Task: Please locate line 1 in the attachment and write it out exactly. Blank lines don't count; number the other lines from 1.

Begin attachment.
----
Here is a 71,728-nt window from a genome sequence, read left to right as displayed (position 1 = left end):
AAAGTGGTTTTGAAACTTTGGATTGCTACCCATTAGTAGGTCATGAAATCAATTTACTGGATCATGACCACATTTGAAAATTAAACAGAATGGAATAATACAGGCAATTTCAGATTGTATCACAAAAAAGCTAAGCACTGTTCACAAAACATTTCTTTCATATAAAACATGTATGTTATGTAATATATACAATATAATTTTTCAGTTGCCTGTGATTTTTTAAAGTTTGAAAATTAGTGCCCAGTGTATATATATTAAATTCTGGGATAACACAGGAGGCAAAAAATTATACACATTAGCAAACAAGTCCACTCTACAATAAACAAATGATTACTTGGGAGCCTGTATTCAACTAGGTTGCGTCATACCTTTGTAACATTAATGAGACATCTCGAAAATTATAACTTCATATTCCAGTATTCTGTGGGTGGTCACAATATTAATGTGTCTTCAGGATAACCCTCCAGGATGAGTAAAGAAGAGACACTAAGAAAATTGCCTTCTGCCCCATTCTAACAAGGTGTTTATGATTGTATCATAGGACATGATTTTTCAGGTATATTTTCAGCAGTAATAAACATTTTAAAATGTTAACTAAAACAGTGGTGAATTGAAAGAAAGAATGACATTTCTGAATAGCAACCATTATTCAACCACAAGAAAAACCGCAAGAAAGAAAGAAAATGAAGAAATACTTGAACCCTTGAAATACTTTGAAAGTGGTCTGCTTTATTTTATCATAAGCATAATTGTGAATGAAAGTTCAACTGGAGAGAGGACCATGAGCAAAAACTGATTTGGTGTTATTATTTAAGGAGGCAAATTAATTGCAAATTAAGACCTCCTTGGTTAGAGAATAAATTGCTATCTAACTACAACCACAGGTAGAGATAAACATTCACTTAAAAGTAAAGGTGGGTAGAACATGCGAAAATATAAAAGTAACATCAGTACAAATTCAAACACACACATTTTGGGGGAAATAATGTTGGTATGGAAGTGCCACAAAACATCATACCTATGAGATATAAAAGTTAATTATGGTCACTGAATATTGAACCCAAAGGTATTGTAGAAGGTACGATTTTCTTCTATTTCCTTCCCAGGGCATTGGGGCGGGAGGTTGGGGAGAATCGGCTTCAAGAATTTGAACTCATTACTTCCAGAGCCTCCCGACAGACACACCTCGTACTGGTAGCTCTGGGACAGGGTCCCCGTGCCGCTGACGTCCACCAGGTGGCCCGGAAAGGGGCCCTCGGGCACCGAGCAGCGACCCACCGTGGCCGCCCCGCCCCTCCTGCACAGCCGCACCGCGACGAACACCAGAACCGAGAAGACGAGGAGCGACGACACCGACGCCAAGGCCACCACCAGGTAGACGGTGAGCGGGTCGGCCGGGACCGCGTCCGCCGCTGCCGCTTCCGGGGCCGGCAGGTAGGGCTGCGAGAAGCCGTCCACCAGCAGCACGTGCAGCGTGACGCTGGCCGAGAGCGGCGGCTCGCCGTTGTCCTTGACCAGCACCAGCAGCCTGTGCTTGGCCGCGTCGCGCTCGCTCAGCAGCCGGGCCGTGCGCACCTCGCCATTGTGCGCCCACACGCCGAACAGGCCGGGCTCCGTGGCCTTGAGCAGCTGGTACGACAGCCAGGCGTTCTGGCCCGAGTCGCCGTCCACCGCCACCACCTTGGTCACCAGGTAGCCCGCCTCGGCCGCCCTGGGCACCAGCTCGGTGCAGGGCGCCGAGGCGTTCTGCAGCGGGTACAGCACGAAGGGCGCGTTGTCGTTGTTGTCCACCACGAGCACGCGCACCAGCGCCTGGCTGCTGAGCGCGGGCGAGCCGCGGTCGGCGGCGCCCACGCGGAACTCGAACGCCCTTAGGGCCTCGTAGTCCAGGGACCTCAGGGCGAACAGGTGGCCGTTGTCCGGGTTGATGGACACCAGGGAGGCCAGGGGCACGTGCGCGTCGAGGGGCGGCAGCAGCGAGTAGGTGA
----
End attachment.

Here is a 71,728-nt window from a genome sequence, read left to right as displayed (position 1 = left end):